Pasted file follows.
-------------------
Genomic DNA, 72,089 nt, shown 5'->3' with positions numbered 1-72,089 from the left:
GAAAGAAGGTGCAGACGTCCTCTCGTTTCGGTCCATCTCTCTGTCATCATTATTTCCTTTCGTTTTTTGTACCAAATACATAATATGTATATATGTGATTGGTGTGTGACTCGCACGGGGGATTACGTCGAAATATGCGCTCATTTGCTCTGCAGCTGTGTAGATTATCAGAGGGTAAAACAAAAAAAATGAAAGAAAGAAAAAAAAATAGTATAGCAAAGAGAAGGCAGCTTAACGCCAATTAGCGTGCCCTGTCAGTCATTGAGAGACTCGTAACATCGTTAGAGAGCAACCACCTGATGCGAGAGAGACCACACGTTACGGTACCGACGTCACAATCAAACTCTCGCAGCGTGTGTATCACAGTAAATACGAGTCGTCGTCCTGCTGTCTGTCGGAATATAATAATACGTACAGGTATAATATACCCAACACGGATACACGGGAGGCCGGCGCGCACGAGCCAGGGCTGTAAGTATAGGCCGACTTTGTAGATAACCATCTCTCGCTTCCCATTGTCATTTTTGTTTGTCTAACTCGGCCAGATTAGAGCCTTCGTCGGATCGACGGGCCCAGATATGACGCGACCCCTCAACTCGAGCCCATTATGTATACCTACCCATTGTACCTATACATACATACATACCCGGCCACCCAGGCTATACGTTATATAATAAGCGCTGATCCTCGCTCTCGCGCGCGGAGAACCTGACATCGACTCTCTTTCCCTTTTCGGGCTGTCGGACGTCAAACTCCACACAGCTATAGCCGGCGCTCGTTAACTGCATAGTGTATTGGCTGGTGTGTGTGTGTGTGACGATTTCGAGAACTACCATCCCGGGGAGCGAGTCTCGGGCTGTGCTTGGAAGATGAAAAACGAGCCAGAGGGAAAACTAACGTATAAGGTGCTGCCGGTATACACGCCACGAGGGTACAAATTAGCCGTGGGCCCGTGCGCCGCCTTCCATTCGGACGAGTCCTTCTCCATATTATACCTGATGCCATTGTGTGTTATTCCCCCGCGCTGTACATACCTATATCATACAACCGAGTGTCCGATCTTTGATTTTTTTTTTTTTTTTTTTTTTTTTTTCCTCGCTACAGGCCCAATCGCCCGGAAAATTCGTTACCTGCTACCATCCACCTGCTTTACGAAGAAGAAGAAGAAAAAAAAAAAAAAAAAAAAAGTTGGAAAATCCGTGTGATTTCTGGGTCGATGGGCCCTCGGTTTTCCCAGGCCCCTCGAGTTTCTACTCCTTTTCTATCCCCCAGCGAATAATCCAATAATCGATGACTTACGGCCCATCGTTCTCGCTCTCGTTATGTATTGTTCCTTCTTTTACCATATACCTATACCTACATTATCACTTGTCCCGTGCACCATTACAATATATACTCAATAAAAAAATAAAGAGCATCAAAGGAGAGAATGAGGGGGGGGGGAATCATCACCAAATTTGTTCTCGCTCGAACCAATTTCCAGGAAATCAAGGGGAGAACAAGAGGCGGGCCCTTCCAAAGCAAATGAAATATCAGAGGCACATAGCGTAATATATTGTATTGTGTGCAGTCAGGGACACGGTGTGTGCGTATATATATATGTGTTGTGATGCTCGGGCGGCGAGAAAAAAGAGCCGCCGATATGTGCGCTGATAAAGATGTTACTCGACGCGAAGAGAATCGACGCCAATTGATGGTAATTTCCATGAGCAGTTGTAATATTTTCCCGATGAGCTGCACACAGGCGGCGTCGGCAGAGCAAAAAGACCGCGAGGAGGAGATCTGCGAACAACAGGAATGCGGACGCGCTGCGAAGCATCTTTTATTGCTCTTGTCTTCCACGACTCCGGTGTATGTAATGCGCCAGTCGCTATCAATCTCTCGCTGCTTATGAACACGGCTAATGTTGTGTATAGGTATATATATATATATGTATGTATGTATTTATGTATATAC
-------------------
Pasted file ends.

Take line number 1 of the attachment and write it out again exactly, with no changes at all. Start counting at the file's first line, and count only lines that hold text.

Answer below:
Genomic DNA, 72,089 nt, shown 5'->3' with positions numbered 1-72,089 from the left: